Tue Jul 30 00:00:00 MDT 2013johjoh47 Rating:4.0
I am a 65 yr old woman and I had no problem putting this treadmill together. It did take me maybe a couple of hours, but it was easy. My husband was there to make sure the screws and bolts were tight. Once I got it together I tried it out and I did have a problem with the tread belt and the ease of the belt. Manual does give instructions for adjusting the belt and I still work on the adjustment. As for walking on it, you can't get a better workout. I have used a treadmill machine and I can really feel the difference on the manual. Sometimes there is slippage on the belt, but a little adjustment helps. It's not heavy and it folds up easily. At first I could only do about 5 minutes of walking and I now do 15 minutes straight and it's like walking up an incline. Yes a machine treadmill is a lot easier, but I never felt like I was getting a good workout. With this manual treadmill I FEEL it.
Sat Feb 08 00:00:00 MST 2014pharnist Rating:4.0
It is exactly what I expected. It is made better than I thought. I thought it would be made of a heavy duty plastic but it was made of steel.
Tue Aug 19 00:00:00 MDT 2014tajartajar Rating:4.0
I wanted something without all the bells and whistles, and this is just fine for me. It was easy to assemble, but dang, it's heavy to lug around. I wish I could keep it open and in place, but need to fold it up when not in use. I do like walking while watching the tele in a climate controlled environment, and I feel good after using it. Good stuff for the price and for my needs.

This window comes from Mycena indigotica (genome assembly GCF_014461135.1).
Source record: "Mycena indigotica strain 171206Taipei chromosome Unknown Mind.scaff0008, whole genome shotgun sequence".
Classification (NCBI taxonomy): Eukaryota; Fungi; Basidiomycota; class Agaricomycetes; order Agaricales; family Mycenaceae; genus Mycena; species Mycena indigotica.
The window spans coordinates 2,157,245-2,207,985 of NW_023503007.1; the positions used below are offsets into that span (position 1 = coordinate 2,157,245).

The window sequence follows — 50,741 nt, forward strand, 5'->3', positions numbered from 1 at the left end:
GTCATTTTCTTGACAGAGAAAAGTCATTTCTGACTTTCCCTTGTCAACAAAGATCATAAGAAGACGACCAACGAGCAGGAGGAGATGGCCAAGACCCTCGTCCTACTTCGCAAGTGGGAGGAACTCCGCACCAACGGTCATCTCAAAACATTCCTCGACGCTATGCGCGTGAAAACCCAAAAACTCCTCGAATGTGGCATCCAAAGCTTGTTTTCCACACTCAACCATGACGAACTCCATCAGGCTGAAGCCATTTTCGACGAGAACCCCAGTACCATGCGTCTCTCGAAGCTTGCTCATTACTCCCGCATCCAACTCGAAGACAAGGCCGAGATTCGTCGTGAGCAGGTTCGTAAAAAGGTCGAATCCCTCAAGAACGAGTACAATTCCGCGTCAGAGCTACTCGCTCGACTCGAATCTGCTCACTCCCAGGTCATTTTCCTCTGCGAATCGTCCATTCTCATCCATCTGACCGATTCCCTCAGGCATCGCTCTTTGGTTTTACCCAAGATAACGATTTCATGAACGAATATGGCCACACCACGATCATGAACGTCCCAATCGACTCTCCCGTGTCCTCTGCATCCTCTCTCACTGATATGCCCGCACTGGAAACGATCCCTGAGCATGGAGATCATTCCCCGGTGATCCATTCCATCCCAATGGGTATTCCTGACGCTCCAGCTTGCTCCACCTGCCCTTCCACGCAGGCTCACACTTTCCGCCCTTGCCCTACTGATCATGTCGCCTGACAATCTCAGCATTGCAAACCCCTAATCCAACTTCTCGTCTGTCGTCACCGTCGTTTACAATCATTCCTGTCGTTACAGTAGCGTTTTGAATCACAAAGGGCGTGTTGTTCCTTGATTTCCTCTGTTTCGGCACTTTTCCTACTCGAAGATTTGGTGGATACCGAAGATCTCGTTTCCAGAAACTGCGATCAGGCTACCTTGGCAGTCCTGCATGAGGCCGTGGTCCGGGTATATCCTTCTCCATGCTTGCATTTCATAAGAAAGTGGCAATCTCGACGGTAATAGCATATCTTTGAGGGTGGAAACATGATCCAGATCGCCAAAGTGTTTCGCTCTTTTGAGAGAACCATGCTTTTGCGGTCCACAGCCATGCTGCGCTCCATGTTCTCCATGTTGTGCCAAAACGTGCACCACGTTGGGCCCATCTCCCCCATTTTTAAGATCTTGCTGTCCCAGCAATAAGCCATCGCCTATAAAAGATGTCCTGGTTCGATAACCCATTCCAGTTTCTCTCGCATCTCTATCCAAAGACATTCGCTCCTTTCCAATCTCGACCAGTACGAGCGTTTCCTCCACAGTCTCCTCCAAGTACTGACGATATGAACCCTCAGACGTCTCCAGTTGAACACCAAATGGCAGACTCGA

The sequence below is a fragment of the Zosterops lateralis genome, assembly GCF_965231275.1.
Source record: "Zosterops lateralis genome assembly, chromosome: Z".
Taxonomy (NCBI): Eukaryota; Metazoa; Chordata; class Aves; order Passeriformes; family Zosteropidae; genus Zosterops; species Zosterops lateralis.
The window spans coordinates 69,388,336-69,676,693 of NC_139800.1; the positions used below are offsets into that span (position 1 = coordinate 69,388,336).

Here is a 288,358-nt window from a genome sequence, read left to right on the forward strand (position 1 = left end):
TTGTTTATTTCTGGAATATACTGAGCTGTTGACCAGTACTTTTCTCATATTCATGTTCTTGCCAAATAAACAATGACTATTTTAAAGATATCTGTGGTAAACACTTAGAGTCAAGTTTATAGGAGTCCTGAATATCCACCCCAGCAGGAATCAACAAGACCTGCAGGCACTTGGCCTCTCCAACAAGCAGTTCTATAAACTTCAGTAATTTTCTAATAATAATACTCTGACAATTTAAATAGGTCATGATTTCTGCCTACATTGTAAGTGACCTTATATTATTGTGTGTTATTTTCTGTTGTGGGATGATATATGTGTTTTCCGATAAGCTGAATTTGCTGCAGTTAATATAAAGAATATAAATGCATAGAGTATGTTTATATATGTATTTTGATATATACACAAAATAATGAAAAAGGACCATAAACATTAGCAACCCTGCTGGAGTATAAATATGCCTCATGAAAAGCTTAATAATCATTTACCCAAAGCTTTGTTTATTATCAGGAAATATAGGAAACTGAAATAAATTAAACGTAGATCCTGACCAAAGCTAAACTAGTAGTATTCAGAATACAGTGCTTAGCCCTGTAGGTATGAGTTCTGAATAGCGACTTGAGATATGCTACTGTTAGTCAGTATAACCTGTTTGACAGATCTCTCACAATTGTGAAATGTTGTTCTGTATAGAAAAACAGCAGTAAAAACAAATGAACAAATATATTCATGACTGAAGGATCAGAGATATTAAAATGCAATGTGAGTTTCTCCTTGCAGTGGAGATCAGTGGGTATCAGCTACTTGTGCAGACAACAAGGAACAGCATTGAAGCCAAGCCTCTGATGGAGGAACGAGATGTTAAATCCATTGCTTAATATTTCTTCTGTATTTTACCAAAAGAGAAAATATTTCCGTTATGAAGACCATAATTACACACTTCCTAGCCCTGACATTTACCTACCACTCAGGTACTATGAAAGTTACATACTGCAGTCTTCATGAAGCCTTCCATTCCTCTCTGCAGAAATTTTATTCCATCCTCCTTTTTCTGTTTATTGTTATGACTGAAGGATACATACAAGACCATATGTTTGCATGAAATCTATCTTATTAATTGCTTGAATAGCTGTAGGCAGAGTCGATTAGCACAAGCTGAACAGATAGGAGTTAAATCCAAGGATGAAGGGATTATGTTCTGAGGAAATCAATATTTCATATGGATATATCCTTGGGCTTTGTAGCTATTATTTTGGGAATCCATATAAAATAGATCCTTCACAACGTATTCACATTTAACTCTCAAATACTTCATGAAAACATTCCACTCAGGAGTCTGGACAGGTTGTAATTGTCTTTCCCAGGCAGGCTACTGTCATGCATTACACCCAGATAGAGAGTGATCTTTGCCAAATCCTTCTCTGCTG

Fri Mar 02 00:00:00 MST 2012budgetsaver Rating:5.0
This is our 1st treadmill and it has shown to be a good value. It gives us quite a workout and has 2 levels of incline. We are impressed with the heavy duty construction and how simple it was to set up and start to use right away. It gives enough resistance to force the legs to really work out and strengthen in a short amount of time. This is a good product and we are very pleased with it as we're using it daily.
Fri Nov 28 00:00:00 MST 2014Nikki R. Rating:4.0
This treadmill was an excellent purchase for me. I am a senior citizen and live in an upstairs apartment. During snowy/icy winters I don't get out much, so it provides a great way for me to stay active. It arrived via UPS about 2 weeks after ordering it. The box was very heavy (about 90 lbs.) My son came over and put it together for me with little difficulty. I use it daily, and am glad to report that it's pretty quiet.
Mon Mar 29 00:00:00 MDT 2010ewilliams60083 Rating:3.0
This is a nice treadmill recommended for lighter duty (walking only) since it goes up to only 4 mph. My wife uses it for her physical therapy walking. It does a fantastic job for that and has decent speed settings that's simple to use. However, when my sons run on it, the belt gets out of alignment and it needs to be re-adjusted.
Sun Jul 05 00:00:00 MDT 2015Jennifer W Rating:5.0
this is very well built for heavy duty use. the adjustable hight desk is really great. I love it . I can lose wt while working.
The treadmill is one of the most reliable, easy-to-use pieces of home gym equipment available. When you're choosing a treadmill , you'll need to think about whether you'll use it more for running or for walking, and you'll need to consider how much space you have for it. Then, you can choose between one of the types of treadmills available. Types of Treadmills: Shop Treadmills ▸ Manual Treadmills Non-motorized fitness machines have their advantages. For one, they are much lighter and easier to transport than motorized treadmills. Read More